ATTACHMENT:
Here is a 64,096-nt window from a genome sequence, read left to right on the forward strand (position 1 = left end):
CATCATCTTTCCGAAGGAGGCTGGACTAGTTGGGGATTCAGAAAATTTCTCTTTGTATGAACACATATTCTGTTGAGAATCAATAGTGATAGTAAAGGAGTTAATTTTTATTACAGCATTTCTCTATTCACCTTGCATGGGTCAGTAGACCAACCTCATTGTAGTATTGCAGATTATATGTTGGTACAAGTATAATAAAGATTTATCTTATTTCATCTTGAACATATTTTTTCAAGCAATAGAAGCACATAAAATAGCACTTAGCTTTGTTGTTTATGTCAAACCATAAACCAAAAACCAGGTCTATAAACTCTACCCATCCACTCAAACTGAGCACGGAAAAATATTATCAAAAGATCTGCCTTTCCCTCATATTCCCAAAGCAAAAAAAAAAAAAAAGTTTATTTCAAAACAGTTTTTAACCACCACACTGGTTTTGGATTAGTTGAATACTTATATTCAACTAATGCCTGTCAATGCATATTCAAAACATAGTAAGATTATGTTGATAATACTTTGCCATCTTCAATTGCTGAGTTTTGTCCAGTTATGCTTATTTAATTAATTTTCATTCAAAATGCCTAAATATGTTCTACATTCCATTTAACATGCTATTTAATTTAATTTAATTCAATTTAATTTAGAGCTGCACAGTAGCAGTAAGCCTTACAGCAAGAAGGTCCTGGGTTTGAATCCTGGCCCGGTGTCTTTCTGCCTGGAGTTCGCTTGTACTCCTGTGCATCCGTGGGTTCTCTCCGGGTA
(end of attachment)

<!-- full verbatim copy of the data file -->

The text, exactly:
Here is a 64,096-nt window from a genome sequence, read left to right on the forward strand (position 1 = left end):
CATCATCTTTCCGAAGGAGGCTGGACTAGTTGGGGATTCAGAAAATTTCTCTTTGTATGAACACATATTCTGTTGAGAATCAATAGTGATAGTAAAGGAGTTAATTTTTATTACAGCATTTCTCTATTCACCTTGCATGGGTCAGTAGACCAACCTCATTGTAGTATTGCAGATTATATGTTGGTACAAGTATAATAAAGATTTATCTTATTTCATCTTGAACATATTTTTTCAAGCAATAGAAGCACATAAAATAGCACTTAGCTTTGTTGTTTATGTCAAACCATAAACCAAAAACCAGGTCTATAAACTCTACCCATCCACTCAAACTGAGCACGGAAAAATATTATCAAAAGATCTGCCTTTCCCTCATATTCCCAAAGCAAAAAAAAAAAAAAAGTTTATTTCAAAACAGTTTTTAACCACCACACTGGTTTTGGATTAGTTGAATACTTATATTCAACTAATGCCTGTCAATGCATATTCAAAACATAGTAAGATTATGTTGATAATACTTTGCCATCTTCAATTGCTGAGTTTTGTCCAGTTATGCTTATTTAATTAATTTTCATTCAAAATGCCTAAATATGTTCTACATTCCATTTAACATGCTATTTAATTTAATTTAATTCAATTTAATTTAGAGCTGCACAGTAGCAGTAAGCCTTACAGCAAGAAGGTCCTGGGTTTGAATCCTGGCCCGGTGTCTTTCTGCCTGGAGTTCGCTTGTACTCCTGTGCATCCGTGGGTTCTCTCCGGGTA